Jenny the flying fish

April 15, 2011

Aunt Jenny thought she was a fish. Almost really.

From her first water-winged days in a neighbor’s pool she moved like an eel, undulating through and under the water with her eyes wide open. The diving board was the greatest discovery of her third summer. From the edge of the pool and across the concrete deck there was an arced path of water she shed after she jumped off of the board, undulated her way through the pool to the steps leading up and out, and then with bare feet slapping, made her way back to the board over and over again.

She knew that in addition to having an adult present, the rule of the pool was that she must wear water wings, and the rule of Grandpa John’s boats and near the lake shore at Grandma Beanie’s and Grandpa John’s cottage was that she must wear a life jacket. She was delighted to comply. She loved her life jacket, and had once gone to bed wearing it and holding her pink Barbie fishing rod and reel. Lying in bed, she was casting and reeling, her little arms and hands the only busy parts of her sleeping body. What a wonderful dream she must have been having.

All of the kids loved going for rides on the 24 foot pontoon boat that Grandpa John had affectionately christened Beanie’s Barge. He would hold each child in turn on his lap and allow them to steer with his strong hands guiding their own. Some of the best trips on Beanie’s Barge from Lake Jimmerson to Lake James were on the Fourth of July holiday, when boats began congregating just past the channel in anticipation of a beautiful fireworks display. There was a great flotilla every year. When Aunt Cindy and her family were visiting, Beanie’s Barge would be carrying about 20 people to the festivities. Dozens of boats were tied together and some people would boat hop (we stayed put), visiting each other. When the professional fireworks display began on the island at the mouth of the channel between the two lakes, all eyes turned to the sky in awe. The best fireworks displays I have ever seen in person were launched from the tiny island on Lake James.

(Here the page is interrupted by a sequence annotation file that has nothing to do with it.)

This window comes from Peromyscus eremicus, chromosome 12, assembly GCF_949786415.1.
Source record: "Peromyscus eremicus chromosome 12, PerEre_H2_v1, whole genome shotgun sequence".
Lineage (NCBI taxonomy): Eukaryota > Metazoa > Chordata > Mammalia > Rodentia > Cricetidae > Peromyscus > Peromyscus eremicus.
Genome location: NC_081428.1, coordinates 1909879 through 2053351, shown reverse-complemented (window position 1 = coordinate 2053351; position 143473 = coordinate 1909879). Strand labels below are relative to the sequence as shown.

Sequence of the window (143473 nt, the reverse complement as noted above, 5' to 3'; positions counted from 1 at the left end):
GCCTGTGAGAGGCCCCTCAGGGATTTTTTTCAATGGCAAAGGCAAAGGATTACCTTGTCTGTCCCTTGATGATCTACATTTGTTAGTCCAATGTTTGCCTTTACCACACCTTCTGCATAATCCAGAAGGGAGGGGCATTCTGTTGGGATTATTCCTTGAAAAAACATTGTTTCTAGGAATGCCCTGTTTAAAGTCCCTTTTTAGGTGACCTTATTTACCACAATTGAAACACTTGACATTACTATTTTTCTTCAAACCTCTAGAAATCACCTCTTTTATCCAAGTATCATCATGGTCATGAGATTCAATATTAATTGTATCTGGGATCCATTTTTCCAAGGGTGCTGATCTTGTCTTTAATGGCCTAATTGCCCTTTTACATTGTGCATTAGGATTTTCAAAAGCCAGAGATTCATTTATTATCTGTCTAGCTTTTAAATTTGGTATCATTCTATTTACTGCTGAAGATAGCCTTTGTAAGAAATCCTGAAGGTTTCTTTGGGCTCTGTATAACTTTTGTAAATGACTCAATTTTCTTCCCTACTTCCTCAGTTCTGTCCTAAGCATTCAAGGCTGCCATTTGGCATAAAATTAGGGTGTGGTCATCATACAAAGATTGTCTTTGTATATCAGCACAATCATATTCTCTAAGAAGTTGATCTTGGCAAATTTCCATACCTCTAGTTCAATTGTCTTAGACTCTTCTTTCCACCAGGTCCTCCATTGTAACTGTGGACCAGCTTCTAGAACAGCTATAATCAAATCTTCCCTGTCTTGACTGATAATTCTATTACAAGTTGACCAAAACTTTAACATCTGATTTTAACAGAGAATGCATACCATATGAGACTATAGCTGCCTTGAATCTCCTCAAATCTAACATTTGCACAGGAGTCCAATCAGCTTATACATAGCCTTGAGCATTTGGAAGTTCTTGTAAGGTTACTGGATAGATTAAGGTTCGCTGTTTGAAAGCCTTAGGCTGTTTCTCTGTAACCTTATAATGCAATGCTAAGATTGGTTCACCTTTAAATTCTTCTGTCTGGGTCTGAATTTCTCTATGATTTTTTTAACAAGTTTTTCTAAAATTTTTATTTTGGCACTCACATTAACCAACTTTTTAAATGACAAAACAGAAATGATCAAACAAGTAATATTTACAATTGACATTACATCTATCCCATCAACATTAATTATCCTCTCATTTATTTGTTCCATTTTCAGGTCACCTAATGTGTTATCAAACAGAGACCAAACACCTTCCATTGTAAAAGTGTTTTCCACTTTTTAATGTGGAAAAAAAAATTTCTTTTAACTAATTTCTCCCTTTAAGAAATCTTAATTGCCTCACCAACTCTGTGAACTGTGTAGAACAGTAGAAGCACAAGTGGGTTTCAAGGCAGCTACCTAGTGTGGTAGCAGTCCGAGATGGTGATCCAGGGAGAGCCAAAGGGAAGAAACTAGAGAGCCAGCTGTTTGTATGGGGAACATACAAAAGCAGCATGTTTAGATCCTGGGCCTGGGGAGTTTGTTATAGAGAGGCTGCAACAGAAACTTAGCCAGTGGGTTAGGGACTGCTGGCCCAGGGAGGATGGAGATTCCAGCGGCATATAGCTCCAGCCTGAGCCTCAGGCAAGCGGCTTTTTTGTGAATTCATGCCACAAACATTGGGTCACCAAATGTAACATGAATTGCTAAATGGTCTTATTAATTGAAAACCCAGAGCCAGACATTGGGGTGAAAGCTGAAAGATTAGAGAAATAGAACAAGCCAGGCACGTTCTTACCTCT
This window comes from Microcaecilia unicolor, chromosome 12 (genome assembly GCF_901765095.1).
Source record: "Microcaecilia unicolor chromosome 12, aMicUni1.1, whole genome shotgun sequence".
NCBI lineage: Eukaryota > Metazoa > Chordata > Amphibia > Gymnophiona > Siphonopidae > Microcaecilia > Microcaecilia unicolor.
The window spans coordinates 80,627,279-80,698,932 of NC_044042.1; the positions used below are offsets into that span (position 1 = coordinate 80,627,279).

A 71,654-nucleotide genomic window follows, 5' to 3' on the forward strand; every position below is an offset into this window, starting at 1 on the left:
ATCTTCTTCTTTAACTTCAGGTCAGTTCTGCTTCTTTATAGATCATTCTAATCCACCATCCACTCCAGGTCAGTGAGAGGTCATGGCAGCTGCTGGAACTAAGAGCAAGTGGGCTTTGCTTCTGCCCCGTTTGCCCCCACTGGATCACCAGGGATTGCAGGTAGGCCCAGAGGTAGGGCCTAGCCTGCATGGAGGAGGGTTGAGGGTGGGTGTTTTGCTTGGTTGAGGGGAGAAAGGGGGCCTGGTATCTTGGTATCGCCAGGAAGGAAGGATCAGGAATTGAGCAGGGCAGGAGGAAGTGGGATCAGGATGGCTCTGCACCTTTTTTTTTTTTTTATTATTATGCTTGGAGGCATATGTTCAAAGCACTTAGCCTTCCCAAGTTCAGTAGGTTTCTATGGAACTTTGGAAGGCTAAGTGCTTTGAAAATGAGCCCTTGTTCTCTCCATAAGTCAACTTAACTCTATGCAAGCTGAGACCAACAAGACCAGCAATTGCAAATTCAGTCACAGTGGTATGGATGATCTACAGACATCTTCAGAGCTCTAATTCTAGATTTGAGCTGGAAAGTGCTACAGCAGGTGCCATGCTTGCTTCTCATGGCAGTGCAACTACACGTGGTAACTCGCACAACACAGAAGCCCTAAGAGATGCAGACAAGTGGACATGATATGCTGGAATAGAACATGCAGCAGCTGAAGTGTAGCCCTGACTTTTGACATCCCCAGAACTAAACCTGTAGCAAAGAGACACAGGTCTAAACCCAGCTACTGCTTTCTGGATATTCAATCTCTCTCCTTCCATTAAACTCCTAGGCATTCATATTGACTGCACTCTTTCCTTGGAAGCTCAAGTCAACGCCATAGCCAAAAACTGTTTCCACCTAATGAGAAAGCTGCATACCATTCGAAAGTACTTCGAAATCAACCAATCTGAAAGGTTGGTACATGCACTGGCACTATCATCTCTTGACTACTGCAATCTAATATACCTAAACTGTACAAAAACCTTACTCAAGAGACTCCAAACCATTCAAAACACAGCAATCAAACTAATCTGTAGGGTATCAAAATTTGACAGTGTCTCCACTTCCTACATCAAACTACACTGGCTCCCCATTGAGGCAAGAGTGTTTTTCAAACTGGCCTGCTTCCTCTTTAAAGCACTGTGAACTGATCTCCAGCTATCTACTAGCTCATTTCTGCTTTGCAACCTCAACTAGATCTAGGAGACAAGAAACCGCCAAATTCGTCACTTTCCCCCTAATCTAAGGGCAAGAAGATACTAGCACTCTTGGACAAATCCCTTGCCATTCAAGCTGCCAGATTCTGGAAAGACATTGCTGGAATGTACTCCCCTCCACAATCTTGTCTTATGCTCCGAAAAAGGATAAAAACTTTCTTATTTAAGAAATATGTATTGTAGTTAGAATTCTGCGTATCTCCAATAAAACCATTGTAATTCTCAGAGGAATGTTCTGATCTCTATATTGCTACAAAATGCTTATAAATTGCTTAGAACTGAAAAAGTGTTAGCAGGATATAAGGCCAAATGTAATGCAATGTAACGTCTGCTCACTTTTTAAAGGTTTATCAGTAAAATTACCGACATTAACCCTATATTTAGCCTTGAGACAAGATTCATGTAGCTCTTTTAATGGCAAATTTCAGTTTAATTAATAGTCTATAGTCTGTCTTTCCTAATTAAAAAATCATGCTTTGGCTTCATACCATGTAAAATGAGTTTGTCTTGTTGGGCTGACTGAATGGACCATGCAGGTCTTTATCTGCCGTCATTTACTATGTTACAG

Being on a boat and near a pool were a large part of your dad’s and Jenny’s lives, and with many adults watching at all times, there seemed to be minimal danger. But there is always something a child can do that is completely unexpected.

A bunch of us were out on Beanie’s Barge one nice July day, cruising slowly around the lake and enjoying the motion of the boat and each other’s company. Grandma Beanie, Aunt Linda and I were seated at the back of the boat in the booth with the table in between the seats, Grandpa John had your dad on his lap steering the mighty barge, and Grandpa Frank, Uncle Tom, and the others were at the front of the boat.

Jenny was walking back and forth from front to back, visiting everyone. I was holding a can of grape pop for her, and she came back to take a drink. I helped her take a sip from the can and turned to place it in a cup holder. Before I could get the can settled, Jenny was up and over the back rail of the boat, and I was up and away from the table, grasping her ankle as she hung upside down over the back of the boat.

It’s still an unreal scene in my mind. It happened so quickly that no one knew precisely what had happened. I can’t tell you how I got up, or knew to get up. None of us will ever know what possessed a 3-year-old Jenny to take a flying leap off of the back of a moving pontoon boat directly above the terrifying blades of the motor. I was frozen, terrified, holding her upside-down over the churning motor blades, by one ankle.

Grandpa Frank and Uncle Tom were next to me very quickly after I grabbed Jenny and pulled her up and over the edge. Jenny was the only person on the boat who was not upset by what happened and couldn’t understand the fuss. She was wearing her life jacket, after all.

One can never be too diligent when it comes to the safety of a child. They are unpredictable. I thank my lucky stars that Jenny limited her future leaps to jumping from a dock or diving board. Ask her about it some time. It’s a great conversation starter.

Leave a Reply

Fill in your details below or click an icon to log in:

WordPress.com Logo

You are commenting using your WordPress.com account. Log Out /  Change )

Google+ photo

You are commenting using your Google+ account. Log Out /  Change )

Twitter picture

You are commenting using your Twitter account. Log Out /  Change )

Facebook photo

You are commenting using your Facebook account. Log Out /  Change )

Connecting to %s

%d bloggers like this: